Monday, January 23, 2012
Quick Review: Smash
I don't really understand this new tactic where network shows post their pilots on Hulu pre-debut for a free full-form stream. With the ever-widening gap between what Americans watch and what the Nielson ratings say Americans watch, it doesn't seem like you'd want to give anyone a reason to NOT tune in live.
That said, it sure worked for New Girl so as long as the word of mouth you generate is greater than the loss of potential live viewers than hey, why not? Plus, it gives us the chance to discuss our impressions of a new show before it technically "airs".
From a purely strategic perspective, I think "Smash" is a genius move by NBC. The execs over at the Peacock obviously green-lit this project as an answer to the season 2 zeitgeist of Glee. As luck would have it, season 3 of Glee has disappointed and viewers seem tired of the inconsistent characters and the circular storytelling and, I would assume, are ready for something new and fresh to take over their musical itch.
At the same time, interest in reality programming has also dimmed this year. With an overabundance of talent competitions competing for our less-than-thrilled attention it makes perfect sense why a viewer would seek out something scripted that provides their weekly fix of musical talent and pizzaz but spares us the delusions of grandeur and bickering judges.
From a quality perspective, I was charmed by the way that Smash was both traditional and unique. In the post-Lost world it is so rare to find an hour-long scripted drama that doesn't beat us over the head with the elusive promise of "mythology" or involve solving a murder every week. Our characters have their task -- put on a Broadway show -- and we are going to watch them do it. It's that simple and after the first 44 minutes I couldn't help but wonder why every new show feels like it has to be complex to entertain.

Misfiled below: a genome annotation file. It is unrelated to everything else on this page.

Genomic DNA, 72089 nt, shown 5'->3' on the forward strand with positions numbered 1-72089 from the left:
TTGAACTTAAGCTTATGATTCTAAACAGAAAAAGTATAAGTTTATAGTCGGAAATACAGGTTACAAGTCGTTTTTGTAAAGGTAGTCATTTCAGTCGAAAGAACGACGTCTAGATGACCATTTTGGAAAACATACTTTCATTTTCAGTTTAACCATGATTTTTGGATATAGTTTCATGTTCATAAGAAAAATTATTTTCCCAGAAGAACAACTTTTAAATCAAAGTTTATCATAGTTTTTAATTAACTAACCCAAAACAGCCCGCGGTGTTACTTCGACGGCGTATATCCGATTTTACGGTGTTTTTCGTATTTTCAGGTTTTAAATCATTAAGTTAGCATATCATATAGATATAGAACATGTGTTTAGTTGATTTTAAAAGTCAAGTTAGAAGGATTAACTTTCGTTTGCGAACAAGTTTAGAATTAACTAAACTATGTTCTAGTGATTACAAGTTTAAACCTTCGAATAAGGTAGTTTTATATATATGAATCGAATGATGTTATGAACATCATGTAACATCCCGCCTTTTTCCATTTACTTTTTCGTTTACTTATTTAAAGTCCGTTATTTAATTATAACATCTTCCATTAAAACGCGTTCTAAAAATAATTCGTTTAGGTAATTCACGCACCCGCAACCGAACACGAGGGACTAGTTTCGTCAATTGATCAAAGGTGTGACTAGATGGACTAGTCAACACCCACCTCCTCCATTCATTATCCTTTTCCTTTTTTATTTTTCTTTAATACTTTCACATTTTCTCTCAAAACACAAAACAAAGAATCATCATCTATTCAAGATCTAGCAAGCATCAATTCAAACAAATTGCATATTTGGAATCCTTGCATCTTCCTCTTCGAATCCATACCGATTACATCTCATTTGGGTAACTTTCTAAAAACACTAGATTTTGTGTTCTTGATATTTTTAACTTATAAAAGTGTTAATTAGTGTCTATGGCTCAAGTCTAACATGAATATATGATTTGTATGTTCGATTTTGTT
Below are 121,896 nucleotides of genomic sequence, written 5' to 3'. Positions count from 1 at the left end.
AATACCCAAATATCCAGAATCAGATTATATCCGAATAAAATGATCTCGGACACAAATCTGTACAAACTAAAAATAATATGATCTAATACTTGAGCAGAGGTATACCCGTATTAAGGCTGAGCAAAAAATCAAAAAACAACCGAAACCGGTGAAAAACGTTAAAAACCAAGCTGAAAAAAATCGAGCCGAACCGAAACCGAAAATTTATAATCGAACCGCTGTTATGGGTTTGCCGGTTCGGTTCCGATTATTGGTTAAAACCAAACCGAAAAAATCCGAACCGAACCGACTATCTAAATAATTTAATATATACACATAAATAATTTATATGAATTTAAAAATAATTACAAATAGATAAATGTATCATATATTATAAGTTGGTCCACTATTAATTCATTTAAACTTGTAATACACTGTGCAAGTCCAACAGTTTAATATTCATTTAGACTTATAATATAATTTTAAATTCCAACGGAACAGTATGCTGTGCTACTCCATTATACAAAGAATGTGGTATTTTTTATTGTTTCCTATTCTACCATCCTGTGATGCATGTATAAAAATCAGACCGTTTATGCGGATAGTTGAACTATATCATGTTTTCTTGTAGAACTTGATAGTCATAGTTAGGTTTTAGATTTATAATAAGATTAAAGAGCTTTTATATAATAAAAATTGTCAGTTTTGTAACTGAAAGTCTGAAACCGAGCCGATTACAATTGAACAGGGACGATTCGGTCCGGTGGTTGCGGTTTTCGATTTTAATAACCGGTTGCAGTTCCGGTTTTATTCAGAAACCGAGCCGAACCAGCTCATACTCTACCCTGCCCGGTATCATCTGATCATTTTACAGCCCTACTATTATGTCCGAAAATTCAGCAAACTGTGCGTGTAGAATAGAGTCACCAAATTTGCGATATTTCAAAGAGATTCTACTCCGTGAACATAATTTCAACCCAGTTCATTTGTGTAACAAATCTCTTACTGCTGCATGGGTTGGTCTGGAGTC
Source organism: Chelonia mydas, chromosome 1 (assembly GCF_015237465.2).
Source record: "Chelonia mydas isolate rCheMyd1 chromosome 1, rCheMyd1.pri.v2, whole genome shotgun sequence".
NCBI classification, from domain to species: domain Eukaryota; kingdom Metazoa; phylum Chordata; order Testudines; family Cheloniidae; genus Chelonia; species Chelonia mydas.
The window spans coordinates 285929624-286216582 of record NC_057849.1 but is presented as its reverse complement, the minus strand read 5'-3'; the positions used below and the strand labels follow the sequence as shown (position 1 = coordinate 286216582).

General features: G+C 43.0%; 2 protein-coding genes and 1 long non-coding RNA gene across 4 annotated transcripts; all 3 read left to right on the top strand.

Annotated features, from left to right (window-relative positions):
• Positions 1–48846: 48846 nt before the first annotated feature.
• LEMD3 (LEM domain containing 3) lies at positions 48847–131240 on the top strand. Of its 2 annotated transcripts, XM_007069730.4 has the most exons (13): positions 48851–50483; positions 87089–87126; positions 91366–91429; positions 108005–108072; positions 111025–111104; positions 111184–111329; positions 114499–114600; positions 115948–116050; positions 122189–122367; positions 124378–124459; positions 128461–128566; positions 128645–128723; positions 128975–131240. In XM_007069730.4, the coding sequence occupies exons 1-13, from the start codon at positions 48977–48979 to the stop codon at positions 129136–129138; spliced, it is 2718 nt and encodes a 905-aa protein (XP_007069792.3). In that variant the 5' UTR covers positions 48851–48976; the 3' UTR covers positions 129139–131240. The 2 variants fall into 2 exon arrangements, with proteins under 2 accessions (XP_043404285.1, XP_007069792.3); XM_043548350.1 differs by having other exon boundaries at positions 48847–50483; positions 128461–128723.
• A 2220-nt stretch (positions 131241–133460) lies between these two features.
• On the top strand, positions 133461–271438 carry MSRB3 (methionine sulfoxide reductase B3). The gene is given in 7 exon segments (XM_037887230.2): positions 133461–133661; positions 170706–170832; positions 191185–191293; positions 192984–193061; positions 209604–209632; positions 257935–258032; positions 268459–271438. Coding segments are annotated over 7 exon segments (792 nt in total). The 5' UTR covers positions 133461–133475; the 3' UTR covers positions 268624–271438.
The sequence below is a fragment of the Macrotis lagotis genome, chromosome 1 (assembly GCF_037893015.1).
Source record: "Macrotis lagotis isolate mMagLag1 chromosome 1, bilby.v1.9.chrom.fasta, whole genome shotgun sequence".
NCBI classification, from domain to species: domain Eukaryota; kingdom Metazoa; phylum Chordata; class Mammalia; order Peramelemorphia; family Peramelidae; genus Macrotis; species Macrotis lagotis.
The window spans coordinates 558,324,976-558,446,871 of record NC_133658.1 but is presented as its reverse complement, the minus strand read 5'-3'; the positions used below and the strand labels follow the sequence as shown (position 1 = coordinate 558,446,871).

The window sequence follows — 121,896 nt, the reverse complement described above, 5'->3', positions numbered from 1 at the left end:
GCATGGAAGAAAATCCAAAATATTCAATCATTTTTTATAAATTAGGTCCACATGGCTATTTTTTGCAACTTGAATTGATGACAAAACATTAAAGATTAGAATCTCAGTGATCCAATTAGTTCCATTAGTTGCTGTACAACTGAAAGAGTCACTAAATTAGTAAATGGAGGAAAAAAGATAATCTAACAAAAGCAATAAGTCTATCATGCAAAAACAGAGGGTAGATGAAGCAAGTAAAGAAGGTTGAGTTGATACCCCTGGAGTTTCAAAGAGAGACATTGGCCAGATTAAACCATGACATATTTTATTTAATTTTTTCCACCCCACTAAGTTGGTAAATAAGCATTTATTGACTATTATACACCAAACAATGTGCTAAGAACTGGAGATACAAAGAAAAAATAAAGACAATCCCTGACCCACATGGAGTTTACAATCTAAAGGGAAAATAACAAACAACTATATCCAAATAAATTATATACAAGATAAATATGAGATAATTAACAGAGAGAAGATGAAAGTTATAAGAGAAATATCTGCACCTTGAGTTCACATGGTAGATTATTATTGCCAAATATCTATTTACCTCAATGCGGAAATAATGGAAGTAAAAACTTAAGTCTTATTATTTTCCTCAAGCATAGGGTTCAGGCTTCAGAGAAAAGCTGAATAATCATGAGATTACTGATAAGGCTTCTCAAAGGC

The cast is superb. Katharine McPhee is simply adorable -- I stopped watching Idol long before her debut so she's a completely new face to me -- Angelica Houston is as fascinating as always and, most surprising to me, I liked Debra Messing much more than I ever thought I would. I know her only from her former sitcom Will and Grace so I expected Grace 2.0, instead her character, part of the writing team the birth the Marilyn idea, is a mature, understated, down to earth family woman who Messing inhabits with complete comfort.
It's also nice to see that Jack Davenport was able to crawl out of the black hole that was Flash Forward and fine some work. His character is, so far, the least 3-dimensional -- he plays the swarmy, hard-to-work-with Director who 'discovers' McPhee and essentially propositions her in exchange for her casting -- but hey, you can only do so much in a pilot.
Bottom line, the only other pilots that impressed me this much this season were Revenge and American Horror Story, and those shows turned out to be completely delicious. Smash is a gamble, but one that I think should, and hope will, pay off. Here's hoping that Smash is the medicine that NBC's doctor ordered. B+